Preface

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I have a long history with Star Wars and science fiction.

In the same summer that brought Star Wars: Episode I – The Phantom Menace, I designed and validated planet Earth’s first science and science fiction university degree program.

The world’s press had a field day. The degree program would enable its students to study science fiction—from the publication of Mary Shelley’s Frankenstein through to the current Star Wars movie.” Back in 1999, that first syllabus examined “the link between science fiction and ‘real’ science,” and considered the “cultural significance of science and science fiction. For the better part of two decades since, I’ve explored the relationship between space, science, and culture.

This book does just that.

Through the lens of Star Wars, we see the universe in a new light. Almost on a daily basis science unveils something new, and potentially shocking, about the world in which we live as well as its relation to the rest of the universe. The countless galaxies wheeling through space and time. The rise of the robot. The unraveling of the human genome. The universe, it seems, is increasingly decentralized, infinite, and alien. In short, the universe is a strange place.

Star Wars is a response to this cultural shock—the shock of finding ourselves in an increasingly marginal position in a hostile cosmos. The stories of Star Wars help us come to terms with this new universe unveiled by science. Star Wars works by conveying the taste, the feel, and the human meaning of the findings of science. Star Wars puts the stamp of humanity back onto the universe. It makes human what was once alien.

Sure, maybe there are more stars in the universe than grains of sand on all of Earth’s beaches. Perhaps a hundred billion galaxies flow in the great beyond, outside our infinitesimal Milky Way. But Star Wars makes you feel we could still own our Galaxy. Earth may no longer sit at the center of the universe. The Sun may no longer be the only star with planets. But with small steps and an outward urge (and preferably our own Millennium Falcon), that galaxy could someday still be ours. If the science of space isn’t daunting enough, there’s Darwin. Man among the microbes, with no special immunity from the jaws of evolution, and vanishingly little evidence of a divine image. Each successive biological discovery to date has had a huge impact, both on the human condition and on the meaning of life in the universe.

Star Wars helps.

It helps us to imagine how evolution might play out on a cosmic scale. Darwin’s theory of evolution cuts both ways. It provided a mechanism for the evolution of life on Earth. It also delivered the self-same mechanism for how alien life might develop and evolve in extraterrestrial settings. Evolutionary biologists may conjure up all sorts of scenarios. But Star Wars puts those scenarios into sci-fi, and the theories of science come back to us transformed by fiction.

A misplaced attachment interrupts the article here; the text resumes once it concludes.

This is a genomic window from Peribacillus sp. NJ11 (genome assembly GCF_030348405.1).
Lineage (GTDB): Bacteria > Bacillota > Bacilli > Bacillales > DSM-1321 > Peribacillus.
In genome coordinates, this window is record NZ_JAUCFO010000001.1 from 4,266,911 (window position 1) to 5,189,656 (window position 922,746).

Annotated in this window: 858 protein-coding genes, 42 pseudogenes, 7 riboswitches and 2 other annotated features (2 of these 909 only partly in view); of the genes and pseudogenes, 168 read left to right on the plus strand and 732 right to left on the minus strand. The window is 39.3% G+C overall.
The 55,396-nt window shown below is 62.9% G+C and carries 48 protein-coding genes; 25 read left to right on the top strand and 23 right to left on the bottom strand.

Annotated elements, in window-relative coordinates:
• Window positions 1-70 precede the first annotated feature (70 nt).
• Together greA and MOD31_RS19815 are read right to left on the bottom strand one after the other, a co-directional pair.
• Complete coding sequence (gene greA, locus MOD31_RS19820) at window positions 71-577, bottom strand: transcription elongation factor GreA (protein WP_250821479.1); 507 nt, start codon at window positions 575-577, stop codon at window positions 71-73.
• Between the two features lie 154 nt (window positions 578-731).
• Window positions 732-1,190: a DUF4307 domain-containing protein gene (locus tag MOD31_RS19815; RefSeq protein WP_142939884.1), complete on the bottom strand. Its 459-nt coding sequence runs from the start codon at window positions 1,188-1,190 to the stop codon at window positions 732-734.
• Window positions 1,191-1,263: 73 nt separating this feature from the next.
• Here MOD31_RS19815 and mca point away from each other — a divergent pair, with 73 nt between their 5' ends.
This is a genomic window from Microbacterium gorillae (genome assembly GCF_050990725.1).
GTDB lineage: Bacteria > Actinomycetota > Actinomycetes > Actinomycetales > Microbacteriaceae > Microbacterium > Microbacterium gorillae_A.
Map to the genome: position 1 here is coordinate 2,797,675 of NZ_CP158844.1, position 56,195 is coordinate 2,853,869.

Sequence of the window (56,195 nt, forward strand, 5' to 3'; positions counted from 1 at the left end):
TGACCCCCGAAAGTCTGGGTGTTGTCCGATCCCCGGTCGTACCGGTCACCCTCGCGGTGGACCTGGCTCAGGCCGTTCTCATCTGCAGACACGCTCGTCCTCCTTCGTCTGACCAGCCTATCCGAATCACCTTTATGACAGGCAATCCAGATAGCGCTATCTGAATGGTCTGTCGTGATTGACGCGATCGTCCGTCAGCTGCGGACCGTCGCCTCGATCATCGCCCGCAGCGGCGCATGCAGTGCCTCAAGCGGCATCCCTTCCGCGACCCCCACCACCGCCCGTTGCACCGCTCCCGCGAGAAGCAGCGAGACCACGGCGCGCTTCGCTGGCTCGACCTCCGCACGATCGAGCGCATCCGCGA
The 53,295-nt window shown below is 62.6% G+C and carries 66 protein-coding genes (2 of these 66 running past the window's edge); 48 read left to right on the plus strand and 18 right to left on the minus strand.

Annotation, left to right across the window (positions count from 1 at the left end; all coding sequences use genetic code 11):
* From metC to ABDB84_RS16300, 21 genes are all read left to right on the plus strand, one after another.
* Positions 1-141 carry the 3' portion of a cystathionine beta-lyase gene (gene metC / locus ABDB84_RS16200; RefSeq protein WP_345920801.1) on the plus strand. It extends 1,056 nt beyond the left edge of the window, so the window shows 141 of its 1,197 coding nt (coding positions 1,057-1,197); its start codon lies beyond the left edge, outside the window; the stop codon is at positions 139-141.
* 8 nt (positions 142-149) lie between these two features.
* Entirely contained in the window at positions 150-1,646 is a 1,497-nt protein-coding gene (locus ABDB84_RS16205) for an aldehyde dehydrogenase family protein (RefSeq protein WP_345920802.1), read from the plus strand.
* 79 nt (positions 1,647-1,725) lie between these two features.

That’s why there is something revolutionary about Star Wars. Painting pictures of the cosmos, as it were, has a dialectic effectthe cosmos comes back to us changed. By imagining the strange worlds of Star Wars, we come to see life in the universe in a new perspective.

It’s so easy to be dazzled by the infinity of visions Star Wars presents—a bewildering diversity of star systems and planets, alien species and spaceships, droids and cyborgs, light tricks and life forces.

On a simpler level, Star Wars is all about the relationship between the human and the nonhuman. So that’s how this book is structured. It’s divided into five conceptual themes: space, space travel, tech, bio-tech, and aliens. Each of these themes is a way of exploring the relationship between the human and the nonhuman. Taking a closer look at these themes will illuminate the genius of Star Wars, as if a vibrant lightsaber were being held to it. It will show the way in which the franchise functions.

Space. Space in Star Wars is a vast arena in which the stories unfold. But it’s also a facet of the nonhuman, natural world, replete with stars and habitable planets.

Space Travel. Having the vast arena of space is one thing. But how do you get from one star system to another? This theme deals with nonhuman questions of journeying to the stars, including faster-than-light travel, hyperspace, and a certain gargantuan space station.

Tech. What will the future bring in the form of machines? Star Wars has plenty to say about the rise of the robot, and the prospect of artificial intelligence. And what of the tech of social engineering and the surveillance culture of the Empire?

Bio-tech. What might humans one day become? Whether through genetic design or bio-tech enhancement, Star Wars peeks at our wetware evolutionary future.

Aliens. If space truly is a vast arena of habitable planets, what kind of creatures lurk in its depths? Star Wars has created some of the most famous alien life-forms in all of film and fiction.

So join us in our open-minded search for science in the world’s most popular science fiction franchise.

 Mark Brake, 2016

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